After the bombing at the Ariana Grande concert, many people are finding it difficult to have peace and feel safe in today's world. Social media might be a great way to connect with others, but it also provides a lot of negativity by keeping us updated with every little bad thing that occurs. Finding peace of mind amidst international events is trying, and when you add personal hardships, it makes it even more difficult. Fortunately, there are ways to have peace and comfort, especially if you believe in the Word of God.
David, King of Israel, is said to have written many of the Psalms. He lived in a turbulent time. Not only was his kingdom at risk from enemies, his family had many issues. Amnon, one of David's sons, raped his half-sister Tamar, David's daughter by another of his wives. Absalam, Tamar's full brother, killed Amnon for this rape, because David could not punish his oldest son.
Psalm 23:4 says, "Yea, though I walk through the valley of the shadow of death, I will fear no evil: for thou art with me; thy rod and thy staff they comfort me."
In Psalm 42:11, the author writes, "Why are you downcast, O my soul? Why so disturbed within me? Put your hope in God, for I will yet praise Him, my Savior and my God."
Psalm 46:1 goes on to tell us, "God is our refuge and strength, an ever-present help in trouble."
David is not the only person in the Old Testament who lived in difficult times. The prophet Isaiah is thought to have served during the reigns of four different kings of Judah. It's estimated he prophesized for over 60 years. Much of the time, Judah was at war with one of the armies in the area. It was a time of unrest, and Isaiah did not have much support. He was trying to restore the kingdom of Israel, which was sometimes at odds with the politics of the day.
He wrote, "You will keep in perfect peace him whose mind is steadfast, because he trusts in you" (Isaiah 26:3).
Peace in the New Testament
The writers of the Old Testament were not the only ones who lived in turbulent times. Early Christian gospel authors lived under the fear of death almost daily. The Roman soldiers did not accept Christianity, nor did the Israelite leaders. Finding peace when only a handful of people supported what you did would have been tough.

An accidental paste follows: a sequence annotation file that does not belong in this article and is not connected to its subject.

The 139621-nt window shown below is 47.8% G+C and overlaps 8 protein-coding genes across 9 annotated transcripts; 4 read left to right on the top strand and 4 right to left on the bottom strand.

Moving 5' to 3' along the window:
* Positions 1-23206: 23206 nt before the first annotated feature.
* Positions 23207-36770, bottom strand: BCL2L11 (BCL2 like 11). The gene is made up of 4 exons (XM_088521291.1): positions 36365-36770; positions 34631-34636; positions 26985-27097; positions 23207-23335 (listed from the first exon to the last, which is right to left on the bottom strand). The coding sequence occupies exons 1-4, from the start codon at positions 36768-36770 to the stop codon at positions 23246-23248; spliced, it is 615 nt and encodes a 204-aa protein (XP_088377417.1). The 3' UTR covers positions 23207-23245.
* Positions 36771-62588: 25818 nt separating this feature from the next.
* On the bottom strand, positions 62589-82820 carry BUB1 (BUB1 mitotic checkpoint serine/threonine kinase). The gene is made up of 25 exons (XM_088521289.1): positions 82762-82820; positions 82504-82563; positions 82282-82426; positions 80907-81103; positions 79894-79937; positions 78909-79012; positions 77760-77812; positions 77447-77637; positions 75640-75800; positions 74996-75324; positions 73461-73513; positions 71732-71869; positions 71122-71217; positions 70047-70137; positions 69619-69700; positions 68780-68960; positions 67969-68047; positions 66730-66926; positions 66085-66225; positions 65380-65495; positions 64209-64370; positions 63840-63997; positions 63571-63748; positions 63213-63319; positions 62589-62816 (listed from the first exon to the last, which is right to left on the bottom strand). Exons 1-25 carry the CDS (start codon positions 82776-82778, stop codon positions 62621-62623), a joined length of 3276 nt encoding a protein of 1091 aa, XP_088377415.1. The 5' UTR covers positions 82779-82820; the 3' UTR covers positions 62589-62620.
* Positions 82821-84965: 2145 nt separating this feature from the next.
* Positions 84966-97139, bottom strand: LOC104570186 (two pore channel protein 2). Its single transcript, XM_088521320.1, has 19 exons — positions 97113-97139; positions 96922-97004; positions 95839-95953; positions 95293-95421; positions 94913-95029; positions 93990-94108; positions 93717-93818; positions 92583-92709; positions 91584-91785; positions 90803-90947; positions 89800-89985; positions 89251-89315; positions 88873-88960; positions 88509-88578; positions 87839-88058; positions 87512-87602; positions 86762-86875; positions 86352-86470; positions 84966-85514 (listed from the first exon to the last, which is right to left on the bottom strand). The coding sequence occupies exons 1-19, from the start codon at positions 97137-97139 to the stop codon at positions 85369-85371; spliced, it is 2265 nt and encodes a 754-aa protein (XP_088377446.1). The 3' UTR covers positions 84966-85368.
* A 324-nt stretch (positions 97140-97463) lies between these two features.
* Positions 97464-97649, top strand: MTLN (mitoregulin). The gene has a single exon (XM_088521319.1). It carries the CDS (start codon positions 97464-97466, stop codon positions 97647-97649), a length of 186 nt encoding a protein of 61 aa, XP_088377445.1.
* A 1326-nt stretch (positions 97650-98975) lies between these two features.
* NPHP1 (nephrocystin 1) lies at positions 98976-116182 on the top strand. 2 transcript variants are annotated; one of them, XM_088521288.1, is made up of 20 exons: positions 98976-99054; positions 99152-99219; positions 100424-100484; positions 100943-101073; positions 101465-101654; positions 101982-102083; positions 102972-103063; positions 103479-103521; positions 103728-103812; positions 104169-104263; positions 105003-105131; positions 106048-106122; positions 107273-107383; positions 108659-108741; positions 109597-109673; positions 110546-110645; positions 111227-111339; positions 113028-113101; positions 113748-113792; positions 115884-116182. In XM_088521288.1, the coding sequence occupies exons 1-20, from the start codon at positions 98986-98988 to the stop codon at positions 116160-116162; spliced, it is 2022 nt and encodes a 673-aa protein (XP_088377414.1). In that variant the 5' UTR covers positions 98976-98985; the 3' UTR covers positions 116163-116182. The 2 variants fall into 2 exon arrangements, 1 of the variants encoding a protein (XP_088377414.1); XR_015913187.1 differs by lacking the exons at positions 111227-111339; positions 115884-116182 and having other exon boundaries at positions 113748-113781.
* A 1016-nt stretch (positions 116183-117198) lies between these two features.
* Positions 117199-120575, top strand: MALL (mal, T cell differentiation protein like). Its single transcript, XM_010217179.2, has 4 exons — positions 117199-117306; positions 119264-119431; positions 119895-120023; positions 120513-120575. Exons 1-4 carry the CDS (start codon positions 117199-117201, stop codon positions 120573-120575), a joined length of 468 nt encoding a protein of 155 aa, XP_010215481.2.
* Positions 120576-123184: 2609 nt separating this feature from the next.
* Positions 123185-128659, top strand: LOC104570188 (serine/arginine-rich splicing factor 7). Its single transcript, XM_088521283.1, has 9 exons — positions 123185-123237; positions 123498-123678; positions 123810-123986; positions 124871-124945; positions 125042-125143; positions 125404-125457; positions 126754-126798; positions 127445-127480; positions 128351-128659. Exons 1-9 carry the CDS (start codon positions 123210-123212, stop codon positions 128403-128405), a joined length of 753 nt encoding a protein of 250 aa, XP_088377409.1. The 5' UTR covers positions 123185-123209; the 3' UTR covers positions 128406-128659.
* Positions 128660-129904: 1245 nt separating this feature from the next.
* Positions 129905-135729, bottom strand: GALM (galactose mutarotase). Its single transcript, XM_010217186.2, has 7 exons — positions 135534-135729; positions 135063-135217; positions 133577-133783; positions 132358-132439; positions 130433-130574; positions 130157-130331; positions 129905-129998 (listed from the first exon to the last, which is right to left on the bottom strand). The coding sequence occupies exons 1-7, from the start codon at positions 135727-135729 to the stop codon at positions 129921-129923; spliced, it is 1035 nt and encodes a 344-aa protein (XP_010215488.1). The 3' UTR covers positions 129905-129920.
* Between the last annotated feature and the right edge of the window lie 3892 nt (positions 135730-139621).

Peter wrote, "Humble yourselves, therefore, under God's mighty hand, that he may lift you up in due time. Cast all your anxiety on him because he cares for you" (1 Peter 5:6 7). Remember, this was the man who denied Jesus after he was arrested. Peter was still entrusted with the care of the church.
Paul, who was persecuted by both the Romans and the Jews, wrote, "Do not be anxious about anything, but in everything, by prayer and petition, with thanksgiving, present your requests to God. And the peace of God, which transcends all understanding, will guard your hearts and your minds in Christ Jesus" (Phil. 4:6-7). In another letter, he told the Thessalonians, "May the Lord of peace himself give you peace at all times and in every way. The Lord be with all of you" (2 Thess 3:16).
A third apostle wrote, "I have told you these things, so that in me you may have peace. In this world you will have trouble. But take heart! I have overcome the world" (John 16:33). Historians believe John was plunged into boiling oil in Rome and protected from its effects. John might be the only one of the original disciples who died of natural causes, but he suffered for his beliefs.